This class was the catalyst for the archery and shotgun teams that I coach. The growth has been tremendous! Both teams now compete at the local and state level.

You have to have the right principal and the right teacher willing to get certified with the knowledge to teach this. If we teach one person, then they teach their brothers and sisters and cousins and so on.

West Ashley Clay Busters ladies’ team took third place at the SCDNR’s 2018 skeet shooting tournament in Edgefield.

West Ashley High School student remarks:

West Ashley H.S. student Hannah Bagley:

In Coach Cousins’ Outdoor Pursuits class, we are doing a segment on tracking. Coach split us into groups to let us search for animal tracks in the woods. This activity is supposed to help us understand what animal tracks really look like in nature. This class teaches us what it’s like to appreciate the outdoors … a lost art. People don’t appreciate what the world has to offer us, and in a classroom setting we are able to experience all of the activities that our ancestors did as their daily lifestyle.

West Ashley H.S. student Kelly Keen:

As a QDMA member, Coach Cousins nominated me for one of the few spots on the National Youth Hunt. He generously recommended me — and allowed me to go on one of the best trips of my life. The deer hunt was amazing! One of the best things I’ve ever done!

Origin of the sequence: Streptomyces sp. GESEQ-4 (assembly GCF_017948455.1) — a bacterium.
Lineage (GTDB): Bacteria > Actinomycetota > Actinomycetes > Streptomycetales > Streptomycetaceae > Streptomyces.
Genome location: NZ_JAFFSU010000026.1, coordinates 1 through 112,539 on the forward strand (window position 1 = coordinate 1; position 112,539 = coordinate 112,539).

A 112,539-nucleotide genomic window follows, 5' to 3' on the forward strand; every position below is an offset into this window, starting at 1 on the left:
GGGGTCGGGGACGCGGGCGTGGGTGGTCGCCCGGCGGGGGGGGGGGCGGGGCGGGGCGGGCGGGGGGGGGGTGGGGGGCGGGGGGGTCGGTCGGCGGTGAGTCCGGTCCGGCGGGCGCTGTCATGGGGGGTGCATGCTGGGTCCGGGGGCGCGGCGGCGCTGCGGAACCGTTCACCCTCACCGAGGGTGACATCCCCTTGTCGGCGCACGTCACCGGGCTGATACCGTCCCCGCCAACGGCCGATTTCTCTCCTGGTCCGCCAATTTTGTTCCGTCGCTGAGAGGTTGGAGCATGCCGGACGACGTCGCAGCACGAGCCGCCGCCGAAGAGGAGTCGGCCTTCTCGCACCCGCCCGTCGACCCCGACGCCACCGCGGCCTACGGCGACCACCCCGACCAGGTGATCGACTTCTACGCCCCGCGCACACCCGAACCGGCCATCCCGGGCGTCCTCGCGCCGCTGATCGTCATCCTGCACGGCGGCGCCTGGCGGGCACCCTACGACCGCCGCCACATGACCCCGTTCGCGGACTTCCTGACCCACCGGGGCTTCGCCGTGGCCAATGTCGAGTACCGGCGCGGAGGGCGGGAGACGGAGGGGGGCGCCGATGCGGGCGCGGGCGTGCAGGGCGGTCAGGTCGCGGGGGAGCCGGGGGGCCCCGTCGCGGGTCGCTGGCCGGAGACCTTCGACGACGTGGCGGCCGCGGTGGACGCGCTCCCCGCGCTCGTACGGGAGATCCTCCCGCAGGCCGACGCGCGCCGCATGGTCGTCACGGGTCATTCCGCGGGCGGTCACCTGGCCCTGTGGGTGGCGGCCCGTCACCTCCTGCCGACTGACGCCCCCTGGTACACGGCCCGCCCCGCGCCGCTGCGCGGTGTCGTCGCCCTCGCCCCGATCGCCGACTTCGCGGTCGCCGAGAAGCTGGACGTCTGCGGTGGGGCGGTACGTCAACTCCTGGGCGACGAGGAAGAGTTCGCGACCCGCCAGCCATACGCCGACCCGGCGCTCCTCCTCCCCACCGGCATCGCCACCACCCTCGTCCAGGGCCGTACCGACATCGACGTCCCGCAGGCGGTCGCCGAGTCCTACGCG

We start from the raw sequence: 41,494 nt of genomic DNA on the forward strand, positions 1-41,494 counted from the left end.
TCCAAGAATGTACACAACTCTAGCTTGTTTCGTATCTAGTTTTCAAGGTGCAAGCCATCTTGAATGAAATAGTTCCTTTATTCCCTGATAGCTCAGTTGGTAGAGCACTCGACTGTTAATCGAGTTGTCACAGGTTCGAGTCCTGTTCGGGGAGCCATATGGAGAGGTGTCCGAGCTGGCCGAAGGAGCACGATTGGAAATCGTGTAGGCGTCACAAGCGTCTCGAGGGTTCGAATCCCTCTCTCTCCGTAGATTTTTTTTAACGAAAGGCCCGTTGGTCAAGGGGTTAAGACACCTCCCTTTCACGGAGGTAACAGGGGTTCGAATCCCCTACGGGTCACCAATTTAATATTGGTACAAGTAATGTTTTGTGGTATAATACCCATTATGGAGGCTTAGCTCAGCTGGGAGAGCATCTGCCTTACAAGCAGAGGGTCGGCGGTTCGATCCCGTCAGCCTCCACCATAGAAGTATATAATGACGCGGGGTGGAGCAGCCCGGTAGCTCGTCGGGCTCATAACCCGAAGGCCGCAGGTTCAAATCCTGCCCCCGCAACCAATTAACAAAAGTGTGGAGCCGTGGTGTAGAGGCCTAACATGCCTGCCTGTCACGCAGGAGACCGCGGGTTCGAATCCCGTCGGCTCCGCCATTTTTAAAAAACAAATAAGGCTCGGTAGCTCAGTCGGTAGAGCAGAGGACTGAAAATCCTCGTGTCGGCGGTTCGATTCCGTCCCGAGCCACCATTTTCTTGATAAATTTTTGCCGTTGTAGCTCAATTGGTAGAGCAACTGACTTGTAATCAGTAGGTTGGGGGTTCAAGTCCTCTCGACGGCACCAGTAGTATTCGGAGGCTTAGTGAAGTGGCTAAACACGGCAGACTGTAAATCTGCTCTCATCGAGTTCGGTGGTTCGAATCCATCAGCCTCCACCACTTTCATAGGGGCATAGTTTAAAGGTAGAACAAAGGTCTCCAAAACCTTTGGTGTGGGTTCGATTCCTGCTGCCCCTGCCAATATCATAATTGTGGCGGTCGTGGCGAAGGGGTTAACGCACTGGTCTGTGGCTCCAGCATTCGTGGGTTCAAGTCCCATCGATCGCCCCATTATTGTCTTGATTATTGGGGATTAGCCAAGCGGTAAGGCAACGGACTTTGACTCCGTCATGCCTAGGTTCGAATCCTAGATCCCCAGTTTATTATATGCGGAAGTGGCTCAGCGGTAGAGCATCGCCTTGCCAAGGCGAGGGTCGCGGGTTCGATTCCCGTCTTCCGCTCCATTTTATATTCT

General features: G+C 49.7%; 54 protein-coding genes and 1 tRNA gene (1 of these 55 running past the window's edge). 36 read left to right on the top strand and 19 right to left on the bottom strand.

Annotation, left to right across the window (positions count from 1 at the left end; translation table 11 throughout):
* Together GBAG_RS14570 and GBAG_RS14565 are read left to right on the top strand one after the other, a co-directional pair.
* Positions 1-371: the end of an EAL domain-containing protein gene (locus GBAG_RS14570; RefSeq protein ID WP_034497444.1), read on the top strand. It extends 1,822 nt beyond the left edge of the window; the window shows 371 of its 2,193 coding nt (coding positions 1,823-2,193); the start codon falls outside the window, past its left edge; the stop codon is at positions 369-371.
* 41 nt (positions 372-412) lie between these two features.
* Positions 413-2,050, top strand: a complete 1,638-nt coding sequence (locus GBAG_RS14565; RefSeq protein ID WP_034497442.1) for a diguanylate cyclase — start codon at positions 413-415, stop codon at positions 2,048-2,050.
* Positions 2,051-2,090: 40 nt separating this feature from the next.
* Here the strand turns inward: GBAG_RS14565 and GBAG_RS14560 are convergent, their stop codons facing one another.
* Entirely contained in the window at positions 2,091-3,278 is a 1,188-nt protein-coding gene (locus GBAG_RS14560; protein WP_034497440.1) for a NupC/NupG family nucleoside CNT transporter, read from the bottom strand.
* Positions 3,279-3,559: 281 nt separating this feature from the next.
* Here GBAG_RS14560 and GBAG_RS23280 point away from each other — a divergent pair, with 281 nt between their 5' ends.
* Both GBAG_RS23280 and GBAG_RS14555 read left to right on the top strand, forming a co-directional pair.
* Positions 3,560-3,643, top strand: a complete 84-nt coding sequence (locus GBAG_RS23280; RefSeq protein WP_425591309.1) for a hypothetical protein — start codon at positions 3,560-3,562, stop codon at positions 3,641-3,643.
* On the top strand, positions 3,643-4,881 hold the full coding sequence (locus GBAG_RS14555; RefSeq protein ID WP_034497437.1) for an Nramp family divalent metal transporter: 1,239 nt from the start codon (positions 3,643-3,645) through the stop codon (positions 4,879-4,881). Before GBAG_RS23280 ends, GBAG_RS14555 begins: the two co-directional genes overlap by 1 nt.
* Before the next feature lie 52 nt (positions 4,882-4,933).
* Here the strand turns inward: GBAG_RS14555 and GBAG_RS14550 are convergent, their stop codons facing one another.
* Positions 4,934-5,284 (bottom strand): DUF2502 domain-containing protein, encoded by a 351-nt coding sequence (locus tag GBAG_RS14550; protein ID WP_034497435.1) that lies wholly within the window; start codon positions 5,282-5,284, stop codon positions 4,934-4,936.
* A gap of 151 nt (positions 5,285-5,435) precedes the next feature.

Coach Cousins is Outdoor Pursuits. He gives students like me who have a passion for the outdoors an outlet for enjoying all that the outdoors has to offer. He also gives students who have never experienced the outdoors a chance to expand their horizons and try new things they will most likely come to love and cherish. Outdoor Pursuits connects all types of students with many interests, including archery, fishing, boating, hunting, firearm safety, valuable survival skills, etc. Coach Cousins connects with his students on personal levels and teaches them new ways to enjoy and respect the great outdoors. Without Coach Cousins, the program wouldn’t be the way it is at West Ashley High School.SCDNR Sergeant Jim Shelton’s remarks:

Remarks from SCDNR Sergeant Jim Shelton:

Coach Cousins spends as much time with his kids involved in archery and shooting sports than anyone I know. Most weekends he’s off at an event pertaining to what he loves, spending time with the youth of our state. He sometimes spends more time on the road with other children than his own. He has won numerous awards which still don’t add up to the amount of time he has spent trying to educate kids about the outdoors and its beauty. The kids who have had the chance to spend time with him are better for it. Many times his lessons are about life and being a better person. In closing, I have seen Coach at times be a teacher, coach, parent and shoulder to lean on for the kids he so loves. He continues to give tirelessly every day!

Disclaimer: The views and opinions expressed on South Carolina Wild are solely those of the authors, and do not reflect official policies, positions, or endorsements of activity or products by the South Carolina Department of Natural Resources.